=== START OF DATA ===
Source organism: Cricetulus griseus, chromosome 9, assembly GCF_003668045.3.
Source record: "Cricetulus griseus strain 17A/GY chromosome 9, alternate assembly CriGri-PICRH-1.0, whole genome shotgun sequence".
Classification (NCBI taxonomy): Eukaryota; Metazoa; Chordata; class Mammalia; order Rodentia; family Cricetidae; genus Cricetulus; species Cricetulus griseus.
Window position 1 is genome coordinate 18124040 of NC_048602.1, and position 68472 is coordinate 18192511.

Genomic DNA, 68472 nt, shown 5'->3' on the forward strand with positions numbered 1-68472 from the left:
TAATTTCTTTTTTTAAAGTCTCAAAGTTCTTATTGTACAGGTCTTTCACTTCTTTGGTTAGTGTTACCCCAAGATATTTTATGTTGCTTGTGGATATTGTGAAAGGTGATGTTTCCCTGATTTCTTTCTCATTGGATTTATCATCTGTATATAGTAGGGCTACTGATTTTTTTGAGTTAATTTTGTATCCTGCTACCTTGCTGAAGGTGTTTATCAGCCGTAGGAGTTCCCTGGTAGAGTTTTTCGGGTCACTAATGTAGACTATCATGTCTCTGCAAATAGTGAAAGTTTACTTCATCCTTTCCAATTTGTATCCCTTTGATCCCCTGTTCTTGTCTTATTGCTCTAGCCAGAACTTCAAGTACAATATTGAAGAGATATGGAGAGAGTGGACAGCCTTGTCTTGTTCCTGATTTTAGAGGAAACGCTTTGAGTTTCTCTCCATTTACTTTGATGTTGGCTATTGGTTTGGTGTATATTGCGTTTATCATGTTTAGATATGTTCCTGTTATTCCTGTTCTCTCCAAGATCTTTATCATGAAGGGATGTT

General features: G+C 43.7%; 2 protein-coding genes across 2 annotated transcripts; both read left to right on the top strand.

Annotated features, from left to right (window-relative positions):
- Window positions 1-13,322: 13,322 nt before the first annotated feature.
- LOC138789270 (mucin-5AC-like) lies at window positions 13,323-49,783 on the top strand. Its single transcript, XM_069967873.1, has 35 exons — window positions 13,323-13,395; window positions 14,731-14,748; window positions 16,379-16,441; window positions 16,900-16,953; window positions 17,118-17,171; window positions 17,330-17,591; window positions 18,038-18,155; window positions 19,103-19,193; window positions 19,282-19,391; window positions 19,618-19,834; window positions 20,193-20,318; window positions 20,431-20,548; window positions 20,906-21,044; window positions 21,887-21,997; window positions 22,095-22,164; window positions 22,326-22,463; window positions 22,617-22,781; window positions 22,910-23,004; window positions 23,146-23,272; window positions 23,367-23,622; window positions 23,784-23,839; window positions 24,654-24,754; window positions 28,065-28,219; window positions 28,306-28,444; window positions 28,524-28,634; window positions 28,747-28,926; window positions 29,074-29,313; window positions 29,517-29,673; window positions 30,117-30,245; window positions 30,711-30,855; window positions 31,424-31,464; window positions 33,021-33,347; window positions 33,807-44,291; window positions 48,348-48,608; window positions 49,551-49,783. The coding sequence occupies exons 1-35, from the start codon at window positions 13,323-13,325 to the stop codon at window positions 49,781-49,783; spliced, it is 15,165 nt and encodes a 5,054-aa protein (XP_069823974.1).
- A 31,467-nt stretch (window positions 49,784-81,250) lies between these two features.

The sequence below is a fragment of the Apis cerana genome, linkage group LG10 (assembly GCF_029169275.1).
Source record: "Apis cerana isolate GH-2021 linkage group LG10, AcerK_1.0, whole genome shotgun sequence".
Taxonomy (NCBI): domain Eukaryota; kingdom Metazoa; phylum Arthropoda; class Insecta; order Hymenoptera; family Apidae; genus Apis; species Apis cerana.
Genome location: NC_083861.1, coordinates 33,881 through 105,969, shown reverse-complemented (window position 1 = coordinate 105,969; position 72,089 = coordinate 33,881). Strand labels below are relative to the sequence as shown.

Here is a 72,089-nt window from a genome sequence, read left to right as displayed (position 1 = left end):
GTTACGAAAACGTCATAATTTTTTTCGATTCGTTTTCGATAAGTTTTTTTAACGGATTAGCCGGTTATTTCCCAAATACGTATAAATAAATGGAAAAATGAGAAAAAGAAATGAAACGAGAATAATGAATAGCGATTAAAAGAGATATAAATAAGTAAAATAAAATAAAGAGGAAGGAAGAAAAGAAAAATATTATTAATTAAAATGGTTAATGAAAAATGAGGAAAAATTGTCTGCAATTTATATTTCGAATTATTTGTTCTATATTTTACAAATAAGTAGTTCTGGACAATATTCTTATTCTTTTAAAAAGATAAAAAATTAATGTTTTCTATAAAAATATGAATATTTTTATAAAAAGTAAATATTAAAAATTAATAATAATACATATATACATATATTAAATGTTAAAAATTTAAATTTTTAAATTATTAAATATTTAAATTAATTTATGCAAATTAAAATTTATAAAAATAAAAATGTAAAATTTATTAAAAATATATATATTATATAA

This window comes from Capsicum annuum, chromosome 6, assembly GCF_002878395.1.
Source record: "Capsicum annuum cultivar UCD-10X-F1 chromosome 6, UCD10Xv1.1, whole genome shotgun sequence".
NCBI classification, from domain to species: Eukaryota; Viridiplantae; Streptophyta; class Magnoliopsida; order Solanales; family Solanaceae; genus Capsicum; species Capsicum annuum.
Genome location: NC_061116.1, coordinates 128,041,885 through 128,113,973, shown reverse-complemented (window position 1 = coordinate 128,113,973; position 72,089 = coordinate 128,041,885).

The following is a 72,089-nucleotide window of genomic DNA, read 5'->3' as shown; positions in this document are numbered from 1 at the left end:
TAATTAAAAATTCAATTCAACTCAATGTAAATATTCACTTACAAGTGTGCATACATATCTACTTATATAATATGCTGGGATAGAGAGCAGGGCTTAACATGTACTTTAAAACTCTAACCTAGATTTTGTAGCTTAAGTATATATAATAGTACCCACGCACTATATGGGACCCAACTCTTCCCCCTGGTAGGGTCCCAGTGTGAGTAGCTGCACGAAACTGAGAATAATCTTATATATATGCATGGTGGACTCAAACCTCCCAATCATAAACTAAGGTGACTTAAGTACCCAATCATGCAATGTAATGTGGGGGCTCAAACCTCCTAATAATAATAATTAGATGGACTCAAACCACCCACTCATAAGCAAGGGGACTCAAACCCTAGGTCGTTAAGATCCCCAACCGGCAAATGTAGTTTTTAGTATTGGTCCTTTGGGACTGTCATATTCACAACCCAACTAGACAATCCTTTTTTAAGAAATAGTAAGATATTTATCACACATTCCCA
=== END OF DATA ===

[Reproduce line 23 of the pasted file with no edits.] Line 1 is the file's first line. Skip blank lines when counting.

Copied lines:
TAATTAAAAATTCAATTCAACTCAATGTAAATATTCACTTACAAGTGTGCATACATATCTACTTATATAATATGCTGGGATAGAGAGCAGGGCTTAACATGTACTTTAAAACTCTAACCTAGATTTTGTAGCTTAAGTATATATAATAGTACCCACGCACTATATGGGACCCAACTCTTCCCCCTGGTAGGGTCCCAGTGTGAGTAGCTGCACGAAACTGAGAATAATCTTATATATATGCATGGTGGACTCAAACCTCCCAATCATAAACTAAGGTGACTTAAGTACCCAATCATGCAATGTAATGTGGGGGCTCAAACCTCCTAATAATAATAATTAGATGGACTCAAACCACCCACTCATAAGCAAGGGGACTCAAACCCTAGGTCGTTAAGATCCCCAACCGGCAAATGTAGTTTTTAGTATTGGTCCTTTGGGACTGTCATATTCACAACCCAACTAGACAATCCTTTTTTAAGAAATAGTAAGATATTTATCACACATTCCCA